Adding moods to photos means telling the audience how you felt seeing a particular scene through it. The art of transferring your emotions to the photos you click is challenging. It requires photography knowledge, skills, creativity, and flexibility with the camera. If you know certain techniques, things will get easier for you. This article will help you to convey your mood to the audience through your photos.
Top 4 Ways To Add Mood To Your Photos
Adjust The Color Temperature
Color temperature plays a huge role in adding moods to the photos. For example, both warm and cool temperatures add moods to the photos- but they represent two different moods. Try to rectify it while post-processing the photographs. It will save you from the hassle of setting the color temperature while shooting. You can adjust the color temperature by explicating the image thoroughly during editing which is not possible during the rush of the shoot. Do not forget to shoot in RAW. No other format would give you as many editing options as it.
Multiple textures in a photo enhance its mood. But keep in mind that you just cannot add textures to all the photos you click. It will make your work look monotonous. Also, you may add texture to only part of the photo. Many photographers like to add texture to the background. To add textures, first, create a moody picture, and then add the texture as a layer over your photo using post-processing apps like Photoshop, that support layering. After that, adjust the layer blending mode so that the textures don't look artificial. Multiple textures usually suit portraits, still life, and food photography.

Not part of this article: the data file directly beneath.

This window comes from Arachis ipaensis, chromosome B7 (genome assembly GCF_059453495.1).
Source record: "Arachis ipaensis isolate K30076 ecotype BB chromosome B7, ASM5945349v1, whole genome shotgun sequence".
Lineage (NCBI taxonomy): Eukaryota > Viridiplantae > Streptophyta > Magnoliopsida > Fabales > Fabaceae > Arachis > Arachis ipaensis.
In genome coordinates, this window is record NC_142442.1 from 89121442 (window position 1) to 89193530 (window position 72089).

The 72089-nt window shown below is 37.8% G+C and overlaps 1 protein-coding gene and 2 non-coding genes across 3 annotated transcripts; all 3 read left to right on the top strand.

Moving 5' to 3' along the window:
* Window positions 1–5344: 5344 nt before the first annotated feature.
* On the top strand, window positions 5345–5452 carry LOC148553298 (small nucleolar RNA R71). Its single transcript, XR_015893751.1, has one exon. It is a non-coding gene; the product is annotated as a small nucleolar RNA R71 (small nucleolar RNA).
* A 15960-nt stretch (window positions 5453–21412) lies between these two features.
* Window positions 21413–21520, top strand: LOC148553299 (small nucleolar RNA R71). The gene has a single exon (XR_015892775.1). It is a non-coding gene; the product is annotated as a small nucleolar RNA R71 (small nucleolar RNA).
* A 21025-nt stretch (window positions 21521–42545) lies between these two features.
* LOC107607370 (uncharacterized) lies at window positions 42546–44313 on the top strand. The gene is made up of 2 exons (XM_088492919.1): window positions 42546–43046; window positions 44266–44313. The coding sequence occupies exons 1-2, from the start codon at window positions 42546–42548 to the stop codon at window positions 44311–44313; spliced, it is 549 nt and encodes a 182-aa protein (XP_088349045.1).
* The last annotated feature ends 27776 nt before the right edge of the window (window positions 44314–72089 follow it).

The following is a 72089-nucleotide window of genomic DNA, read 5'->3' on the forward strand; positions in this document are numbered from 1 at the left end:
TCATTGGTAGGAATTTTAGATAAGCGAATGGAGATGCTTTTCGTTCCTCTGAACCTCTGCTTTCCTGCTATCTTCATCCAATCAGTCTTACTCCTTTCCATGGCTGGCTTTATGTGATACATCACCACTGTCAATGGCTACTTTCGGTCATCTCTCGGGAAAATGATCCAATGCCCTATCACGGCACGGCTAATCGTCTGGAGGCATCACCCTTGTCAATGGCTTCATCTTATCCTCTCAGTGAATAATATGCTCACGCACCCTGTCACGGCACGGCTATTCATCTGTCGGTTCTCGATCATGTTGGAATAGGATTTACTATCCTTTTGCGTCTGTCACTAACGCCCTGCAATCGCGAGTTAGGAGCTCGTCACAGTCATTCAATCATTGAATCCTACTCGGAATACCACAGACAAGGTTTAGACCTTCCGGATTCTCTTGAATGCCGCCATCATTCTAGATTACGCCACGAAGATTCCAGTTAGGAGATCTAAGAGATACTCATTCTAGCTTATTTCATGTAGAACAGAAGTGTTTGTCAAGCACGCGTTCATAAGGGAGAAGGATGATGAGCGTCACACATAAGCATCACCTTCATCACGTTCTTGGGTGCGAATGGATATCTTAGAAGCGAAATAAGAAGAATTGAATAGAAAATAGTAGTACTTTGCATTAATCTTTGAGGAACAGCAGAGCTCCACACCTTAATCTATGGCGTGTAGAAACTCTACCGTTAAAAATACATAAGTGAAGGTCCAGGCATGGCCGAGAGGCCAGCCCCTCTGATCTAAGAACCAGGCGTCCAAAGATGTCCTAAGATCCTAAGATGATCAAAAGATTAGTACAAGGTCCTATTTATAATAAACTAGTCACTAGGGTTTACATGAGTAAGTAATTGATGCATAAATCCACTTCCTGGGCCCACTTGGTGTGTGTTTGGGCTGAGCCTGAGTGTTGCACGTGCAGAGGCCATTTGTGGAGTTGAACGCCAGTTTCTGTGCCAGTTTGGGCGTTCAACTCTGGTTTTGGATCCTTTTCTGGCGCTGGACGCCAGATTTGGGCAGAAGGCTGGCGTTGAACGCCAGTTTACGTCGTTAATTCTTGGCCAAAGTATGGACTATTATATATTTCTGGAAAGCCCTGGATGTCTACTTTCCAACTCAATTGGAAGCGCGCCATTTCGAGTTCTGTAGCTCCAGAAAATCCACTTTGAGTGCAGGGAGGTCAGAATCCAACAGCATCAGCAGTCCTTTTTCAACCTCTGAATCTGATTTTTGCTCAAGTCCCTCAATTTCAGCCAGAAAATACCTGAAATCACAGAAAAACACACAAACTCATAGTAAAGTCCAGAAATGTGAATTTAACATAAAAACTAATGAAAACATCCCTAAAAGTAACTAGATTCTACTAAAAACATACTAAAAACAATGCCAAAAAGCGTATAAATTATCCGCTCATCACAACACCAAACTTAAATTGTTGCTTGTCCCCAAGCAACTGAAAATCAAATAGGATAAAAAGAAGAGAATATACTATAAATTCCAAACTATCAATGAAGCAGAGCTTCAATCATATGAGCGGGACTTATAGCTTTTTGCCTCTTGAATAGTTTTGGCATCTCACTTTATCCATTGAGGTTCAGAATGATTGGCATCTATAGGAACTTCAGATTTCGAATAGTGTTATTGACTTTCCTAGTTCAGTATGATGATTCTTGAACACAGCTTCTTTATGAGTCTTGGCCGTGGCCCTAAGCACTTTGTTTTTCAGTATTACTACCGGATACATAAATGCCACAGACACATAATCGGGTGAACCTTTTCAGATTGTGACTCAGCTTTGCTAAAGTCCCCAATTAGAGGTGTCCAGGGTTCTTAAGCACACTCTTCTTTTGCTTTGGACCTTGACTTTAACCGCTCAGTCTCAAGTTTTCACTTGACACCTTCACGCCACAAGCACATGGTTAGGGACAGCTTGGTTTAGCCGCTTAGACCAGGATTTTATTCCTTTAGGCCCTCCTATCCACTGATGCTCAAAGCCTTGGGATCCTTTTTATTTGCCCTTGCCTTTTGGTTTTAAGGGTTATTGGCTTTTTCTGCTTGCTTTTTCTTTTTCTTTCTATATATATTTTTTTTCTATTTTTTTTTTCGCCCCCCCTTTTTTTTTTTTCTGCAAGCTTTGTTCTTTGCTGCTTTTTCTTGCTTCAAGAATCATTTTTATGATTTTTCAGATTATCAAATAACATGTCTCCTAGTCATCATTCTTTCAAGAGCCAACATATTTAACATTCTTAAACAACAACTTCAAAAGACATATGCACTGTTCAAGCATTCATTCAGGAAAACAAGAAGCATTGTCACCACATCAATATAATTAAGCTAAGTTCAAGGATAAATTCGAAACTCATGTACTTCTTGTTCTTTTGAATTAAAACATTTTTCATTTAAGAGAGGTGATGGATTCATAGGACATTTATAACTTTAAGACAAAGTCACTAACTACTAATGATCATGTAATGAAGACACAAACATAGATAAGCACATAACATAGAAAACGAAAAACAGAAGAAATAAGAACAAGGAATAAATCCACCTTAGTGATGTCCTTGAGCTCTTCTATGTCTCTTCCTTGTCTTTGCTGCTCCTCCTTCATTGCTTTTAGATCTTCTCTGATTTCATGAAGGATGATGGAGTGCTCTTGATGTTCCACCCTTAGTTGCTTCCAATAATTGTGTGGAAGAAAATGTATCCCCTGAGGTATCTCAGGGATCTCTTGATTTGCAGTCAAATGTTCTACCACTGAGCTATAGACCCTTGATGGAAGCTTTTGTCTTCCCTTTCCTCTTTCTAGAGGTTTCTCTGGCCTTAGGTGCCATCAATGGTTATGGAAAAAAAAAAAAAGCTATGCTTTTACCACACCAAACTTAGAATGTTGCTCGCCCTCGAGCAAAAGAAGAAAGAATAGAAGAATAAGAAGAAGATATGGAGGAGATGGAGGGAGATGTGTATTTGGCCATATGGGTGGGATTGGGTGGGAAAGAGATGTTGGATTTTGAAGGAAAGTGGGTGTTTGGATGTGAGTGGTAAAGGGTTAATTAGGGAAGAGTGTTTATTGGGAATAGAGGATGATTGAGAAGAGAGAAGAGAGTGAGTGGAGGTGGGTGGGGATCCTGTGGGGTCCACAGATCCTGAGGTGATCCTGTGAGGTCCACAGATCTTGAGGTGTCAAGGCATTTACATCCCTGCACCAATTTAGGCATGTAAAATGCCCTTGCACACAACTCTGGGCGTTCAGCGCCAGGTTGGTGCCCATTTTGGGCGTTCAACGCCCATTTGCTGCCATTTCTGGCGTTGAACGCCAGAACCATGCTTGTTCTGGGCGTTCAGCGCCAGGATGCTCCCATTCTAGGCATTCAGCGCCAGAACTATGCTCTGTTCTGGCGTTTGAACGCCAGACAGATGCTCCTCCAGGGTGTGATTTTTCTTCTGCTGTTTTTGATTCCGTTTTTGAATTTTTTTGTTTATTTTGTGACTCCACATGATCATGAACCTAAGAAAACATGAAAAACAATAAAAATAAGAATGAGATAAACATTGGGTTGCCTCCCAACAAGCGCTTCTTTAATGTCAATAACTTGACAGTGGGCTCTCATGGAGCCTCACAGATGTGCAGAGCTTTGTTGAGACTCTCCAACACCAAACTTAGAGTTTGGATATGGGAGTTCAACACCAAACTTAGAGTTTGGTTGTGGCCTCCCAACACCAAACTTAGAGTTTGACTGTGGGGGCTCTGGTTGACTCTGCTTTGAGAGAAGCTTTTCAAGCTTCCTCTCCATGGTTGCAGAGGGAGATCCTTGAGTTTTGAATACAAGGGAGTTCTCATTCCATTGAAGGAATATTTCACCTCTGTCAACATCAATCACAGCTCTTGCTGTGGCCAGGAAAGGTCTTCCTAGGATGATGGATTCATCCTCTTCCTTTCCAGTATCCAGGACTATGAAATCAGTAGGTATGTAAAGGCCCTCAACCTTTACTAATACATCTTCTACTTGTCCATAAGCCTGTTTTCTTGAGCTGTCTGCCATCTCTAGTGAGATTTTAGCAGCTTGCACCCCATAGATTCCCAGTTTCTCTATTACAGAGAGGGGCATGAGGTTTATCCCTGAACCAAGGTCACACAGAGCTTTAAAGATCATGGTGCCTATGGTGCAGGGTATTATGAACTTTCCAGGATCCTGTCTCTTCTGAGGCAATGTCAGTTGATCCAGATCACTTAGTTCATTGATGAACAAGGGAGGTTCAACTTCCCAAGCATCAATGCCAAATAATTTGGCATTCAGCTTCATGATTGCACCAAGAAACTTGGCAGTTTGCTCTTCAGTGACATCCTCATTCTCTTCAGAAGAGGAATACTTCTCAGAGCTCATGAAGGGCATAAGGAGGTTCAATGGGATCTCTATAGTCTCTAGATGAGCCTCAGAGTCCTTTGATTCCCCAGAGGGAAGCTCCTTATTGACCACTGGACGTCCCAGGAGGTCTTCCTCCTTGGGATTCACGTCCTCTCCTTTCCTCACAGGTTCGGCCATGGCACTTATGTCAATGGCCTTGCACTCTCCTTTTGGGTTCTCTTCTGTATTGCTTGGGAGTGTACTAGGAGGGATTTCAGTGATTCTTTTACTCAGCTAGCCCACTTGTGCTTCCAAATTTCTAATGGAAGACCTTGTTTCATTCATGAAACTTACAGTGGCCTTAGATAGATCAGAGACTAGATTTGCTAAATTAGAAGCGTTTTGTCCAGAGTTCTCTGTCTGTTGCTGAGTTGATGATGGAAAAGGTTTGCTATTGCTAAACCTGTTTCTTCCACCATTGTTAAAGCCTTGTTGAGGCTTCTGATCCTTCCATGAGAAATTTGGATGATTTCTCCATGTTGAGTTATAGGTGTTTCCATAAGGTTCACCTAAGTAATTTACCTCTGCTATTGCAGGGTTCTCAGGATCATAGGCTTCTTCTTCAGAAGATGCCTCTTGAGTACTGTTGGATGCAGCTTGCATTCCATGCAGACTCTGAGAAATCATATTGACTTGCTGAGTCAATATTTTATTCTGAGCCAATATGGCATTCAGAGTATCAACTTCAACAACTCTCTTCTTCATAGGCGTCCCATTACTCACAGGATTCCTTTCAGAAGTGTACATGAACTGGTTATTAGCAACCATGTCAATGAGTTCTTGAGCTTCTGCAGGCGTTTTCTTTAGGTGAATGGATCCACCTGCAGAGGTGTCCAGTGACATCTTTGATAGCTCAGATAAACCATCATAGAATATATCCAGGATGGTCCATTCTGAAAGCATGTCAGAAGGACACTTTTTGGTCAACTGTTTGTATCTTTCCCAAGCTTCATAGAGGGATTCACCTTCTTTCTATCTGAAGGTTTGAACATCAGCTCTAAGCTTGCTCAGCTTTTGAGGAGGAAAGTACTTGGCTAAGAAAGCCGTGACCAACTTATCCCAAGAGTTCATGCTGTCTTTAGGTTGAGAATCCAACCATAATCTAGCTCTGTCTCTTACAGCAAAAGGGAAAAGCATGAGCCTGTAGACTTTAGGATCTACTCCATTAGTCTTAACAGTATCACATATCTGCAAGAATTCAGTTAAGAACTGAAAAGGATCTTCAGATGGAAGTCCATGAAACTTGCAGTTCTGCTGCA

Use Long Exposure
According to experts, exposures of more than 3 seconds help to add mood to photos. This tip is applicable for capturing moving subjects in landscape photography- like the sea waves or leaves falling off the tree. It is because the moving subject makes a good contrast with the rest of the elements that are still. If your photo includes the sky, then shoot in daylight. Otherwise, the sky may appear black. Always use a tripod and a cable release when you plan to shoot with long exposures. Using the mirror lock-up along with these is even better.
Use A Wide Aperture
A wide aperture helps to create a shallow depth of field in your photo i.e to focus on only a tiny, sharp area of the subject and pitches the rest of the subject as well as the background out of focus. This 'bokeh' effect makes the photo appear moody in the eyes of the audience. For example, if you are in a garden and focus on a single flower, keeping the entire scenery of the garden out of focus, will communicate different stories to different audiences that you could not possibly convey otherwise. When you are creating a shallow depth of field make sure the background of the subject is dark. A darkened blurry background adds more versatile moods to the picture than a brighter one. If you are using telephoto lenses, then you should set the aperture high.
And there is an additional tip for you to add mood to your photo- do not rush to click when you see a beautiful scene. Pause to think about what emotions you feel seeing it. Only when you identify the feelings correctly, you can portray them in the pictures.
Written By Sanga Basu, Content Writer, WPC.